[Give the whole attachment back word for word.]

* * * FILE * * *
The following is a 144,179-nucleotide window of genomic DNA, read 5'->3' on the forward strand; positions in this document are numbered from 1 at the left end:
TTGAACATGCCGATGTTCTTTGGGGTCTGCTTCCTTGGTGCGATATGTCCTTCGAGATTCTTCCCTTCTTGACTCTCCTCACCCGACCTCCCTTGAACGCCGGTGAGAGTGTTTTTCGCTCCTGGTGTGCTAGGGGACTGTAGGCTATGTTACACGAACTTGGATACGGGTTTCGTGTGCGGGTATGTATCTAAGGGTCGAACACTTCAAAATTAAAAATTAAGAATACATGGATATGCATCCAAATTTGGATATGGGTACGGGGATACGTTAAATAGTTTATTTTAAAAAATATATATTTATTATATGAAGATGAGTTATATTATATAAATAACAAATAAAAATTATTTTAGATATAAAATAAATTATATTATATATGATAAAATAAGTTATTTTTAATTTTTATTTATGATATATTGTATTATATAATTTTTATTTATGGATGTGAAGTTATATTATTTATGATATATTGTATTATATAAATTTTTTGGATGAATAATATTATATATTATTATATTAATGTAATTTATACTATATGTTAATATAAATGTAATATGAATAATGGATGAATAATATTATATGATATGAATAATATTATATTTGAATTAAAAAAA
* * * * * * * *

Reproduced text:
The following is a 144,179-nucleotide window of genomic DNA, read 5'->3' on the forward strand; positions in this document are numbered from 1 at the left end:
TTGAACATGCCGATGTTCTTTGGGGTCTGCTTCCTTGGTGCGATATGTCCTTCGAGATTCTTCCCTTCTTGACTCTCCTCACCCGACCTCCCTTGAACGCCGGTGAGAGTGTTTTTCGCTCCTGGTGTGCTAGGGGACTGTAGGCTATGTTACACGAACTTGGATACGGGTTTCGTGTGCGGGTATGTATCTAAGGGTCGAACACTTCAAAATTAAAAATTAAGAATACATGGATATGCATCCAAATTTGGATATGGGTACGGGGATACGTTAAATAGTTTATTTTAAAAAATATATATTTATTATATGAAGATGAGTTATATTATATAAATAACAAATAAAAATTATTTTAGATATAAAATAAATTATATTATATATGATAAAATAAGTTATTTTTAATTTTTATTTATGATATATTGTATTATATAATTTTTATTTATGGATGTGAAGTTATATTATTTATGATATATTGTATTATATAAATTTTTTGGATGAATAATATTATATATTATTATATTAATGTAATTTATACTATATGTTAATATAAATGTAATATGAATAATGGATGAATAATATTATATGATATGAATAATATTATATTTGAATTAAAAAAA